Monday, April 14, 2014

So I Made Ramen

Remember when I was talking really big last week about making ramen from scratch after I read Ivan Ramen? Well, I made it. It took about twelve hours from start to finish and it was almost worth it.

I set the alarm for 5:00 AM on Ramen Day and headed straight to the kitchen to unpack the meat. Making ramen the Ivan Ramen way involves a lot of meat—and not the nicely trimmed pieces of chicken breast that you get from Fresh Direct. I’m talking about whole chickens chopped up into parts and slabs of fatty pork with some bristles still left on the skin. If you’re squeamish, like I am, there is a definite ick factor.

Still, I managed to hold it together and got what needed to be simmering on the stove simmering on the stove. When I sat down to breakfast, all of my large pots were bubbling a way and a tray of sofrito was cooking slowly in the oven. I was on my way to getting together the different components of ramen, which are chicken fat, pork fat, shio tare, sofrito, katsuobushi salt, chicken stock, toasted rye noodles, half-cooked eggs, menmo and dashi.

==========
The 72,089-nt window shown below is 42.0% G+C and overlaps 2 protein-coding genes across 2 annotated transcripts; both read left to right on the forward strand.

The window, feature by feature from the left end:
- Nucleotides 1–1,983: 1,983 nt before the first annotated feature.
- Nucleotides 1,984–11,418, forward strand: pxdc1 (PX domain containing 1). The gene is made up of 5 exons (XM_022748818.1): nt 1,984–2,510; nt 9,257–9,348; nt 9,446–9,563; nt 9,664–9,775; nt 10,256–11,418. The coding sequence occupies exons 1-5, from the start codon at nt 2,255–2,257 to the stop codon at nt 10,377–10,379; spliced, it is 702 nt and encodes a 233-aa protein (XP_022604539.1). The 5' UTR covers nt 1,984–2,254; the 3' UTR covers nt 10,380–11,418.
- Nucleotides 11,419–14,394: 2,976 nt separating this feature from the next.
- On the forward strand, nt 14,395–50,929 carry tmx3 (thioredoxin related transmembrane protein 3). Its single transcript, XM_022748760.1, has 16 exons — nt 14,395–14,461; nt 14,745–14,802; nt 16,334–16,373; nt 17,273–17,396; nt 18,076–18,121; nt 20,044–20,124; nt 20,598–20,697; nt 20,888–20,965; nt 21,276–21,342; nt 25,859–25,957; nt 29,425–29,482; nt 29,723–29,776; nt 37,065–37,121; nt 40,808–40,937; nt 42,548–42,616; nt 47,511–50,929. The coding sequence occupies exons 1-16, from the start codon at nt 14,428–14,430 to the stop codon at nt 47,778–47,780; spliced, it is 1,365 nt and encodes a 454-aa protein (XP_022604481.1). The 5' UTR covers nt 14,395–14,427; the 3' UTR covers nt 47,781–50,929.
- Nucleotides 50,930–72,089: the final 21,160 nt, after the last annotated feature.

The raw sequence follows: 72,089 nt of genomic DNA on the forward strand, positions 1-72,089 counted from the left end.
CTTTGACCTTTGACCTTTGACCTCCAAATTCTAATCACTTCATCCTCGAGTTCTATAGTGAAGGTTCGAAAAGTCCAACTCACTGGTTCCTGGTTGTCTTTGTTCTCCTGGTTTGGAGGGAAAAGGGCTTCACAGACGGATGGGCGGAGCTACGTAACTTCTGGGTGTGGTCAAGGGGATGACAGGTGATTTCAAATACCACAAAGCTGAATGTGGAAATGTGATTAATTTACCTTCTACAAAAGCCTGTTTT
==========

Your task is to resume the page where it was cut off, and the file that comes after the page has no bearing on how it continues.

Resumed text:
One of the things that Ivan Ramen taught me is that there’s a fair amount of precision needed to make ramen—the chicken broth, for example, has to remain at a pretty specific temperature for a very long time—but there’s also a lot of down time. I used some of this to send my sous-chef (also known as my husband) to Fairway to buy some fresh noodles.

After several hours of relative calm, work started up again and I was making the half-cooked eggs and chopping scallions to finish everything off. And then, almost before I knew it, I had the seven components of ramen in various containers in my countertop and we were ready to eat.

We’d invited a friend over for dinner—if you’re going to make ramen from scratch, you definitely have to show it off—and as we assembled our bowls, I realized the triumph of my achievement. I had made ramen almost entirely from scratch. In a way, it almost didn’t matter how it tasted. But man, it was good.

Steps one and two: making chicken fat, pork fat and chicken broth 

Steps three and four: assembling the components for a good bowl of ramen!


  1. Am so impressed. Do you have a link to a recipe? I have made apple strudel from scratch - it's a Chalet School thing.

    1. The recipe was complicated! It is from the book Ivan Ramen by Ivan Orkin. It's about fifteen pages long for the different components. I've never made an apple strudel - I feel like I should!

    2. Having investigated Ivan Ramen further I can only say that my flabber is completely gasted.